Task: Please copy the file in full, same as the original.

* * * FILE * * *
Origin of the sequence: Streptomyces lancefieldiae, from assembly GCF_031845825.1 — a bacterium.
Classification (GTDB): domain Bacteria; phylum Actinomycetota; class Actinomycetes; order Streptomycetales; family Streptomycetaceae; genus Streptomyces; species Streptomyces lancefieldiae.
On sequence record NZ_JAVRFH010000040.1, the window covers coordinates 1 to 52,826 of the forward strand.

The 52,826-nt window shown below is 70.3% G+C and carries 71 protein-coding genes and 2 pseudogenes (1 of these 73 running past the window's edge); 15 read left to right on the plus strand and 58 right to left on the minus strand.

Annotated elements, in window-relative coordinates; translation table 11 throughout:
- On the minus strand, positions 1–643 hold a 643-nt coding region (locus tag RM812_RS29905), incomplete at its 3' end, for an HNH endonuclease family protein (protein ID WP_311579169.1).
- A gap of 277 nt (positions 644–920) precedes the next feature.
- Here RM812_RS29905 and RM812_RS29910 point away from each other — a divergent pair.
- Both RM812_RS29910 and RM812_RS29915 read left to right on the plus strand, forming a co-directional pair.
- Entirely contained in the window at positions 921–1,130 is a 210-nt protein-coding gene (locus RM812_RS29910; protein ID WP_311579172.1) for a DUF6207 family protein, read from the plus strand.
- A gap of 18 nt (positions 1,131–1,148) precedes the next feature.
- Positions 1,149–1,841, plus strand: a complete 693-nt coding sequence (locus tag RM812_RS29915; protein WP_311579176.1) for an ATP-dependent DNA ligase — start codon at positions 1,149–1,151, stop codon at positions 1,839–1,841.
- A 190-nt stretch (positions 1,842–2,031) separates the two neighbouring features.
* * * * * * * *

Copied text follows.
Origin of the sequence: Streptomyces lancefieldiae, from assembly GCF_031845825.1 — a bacterium.
Classification (GTDB): domain Bacteria; phylum Actinomycetota; class Actinomycetes; order Streptomycetales; family Streptomycetaceae; genus Streptomyces; species Streptomyces lancefieldiae.
On sequence record NZ_JAVRFH010000040.1, the window covers coordinates 1 to 52,826 of the forward strand.

The 52,826-nt window shown below is 70.3% G+C and carries 71 protein-coding genes and 2 pseudogenes (1 of these 73 running past the window's edge); 15 read left to right on the plus strand and 58 right to left on the minus strand.

Annotated elements, in window-relative coordinates; translation table 11 throughout:
- On the minus strand, positions 1–643 hold a 643-nt coding region (locus tag RM812_RS29905), incomplete at its 3' end, for an HNH endonuclease family protein (protein ID WP_311579169.1).
- A gap of 277 nt (positions 644–920) precedes the next feature.
- Here RM812_RS29905 and RM812_RS29910 point away from each other — a divergent pair.
- Both RM812_RS29910 and RM812_RS29915 read left to right on the plus strand, forming a co-directional pair.
- Entirely contained in the window at positions 921–1,130 is a 210-nt protein-coding gene (locus RM812_RS29910; protein ID WP_311579172.1) for a DUF6207 family protein, read from the plus strand.
- A gap of 18 nt (positions 1,131–1,148) precedes the next feature.
- Positions 1,149–1,841, plus strand: a complete 693-nt coding sequence (locus tag RM812_RS29915; protein WP_311579176.1) for an ATP-dependent DNA ligase — start codon at positions 1,149–1,151, stop codon at positions 1,839–1,841.
- A 190-nt stretch (positions 1,842–2,031) separates the two neighbouring features.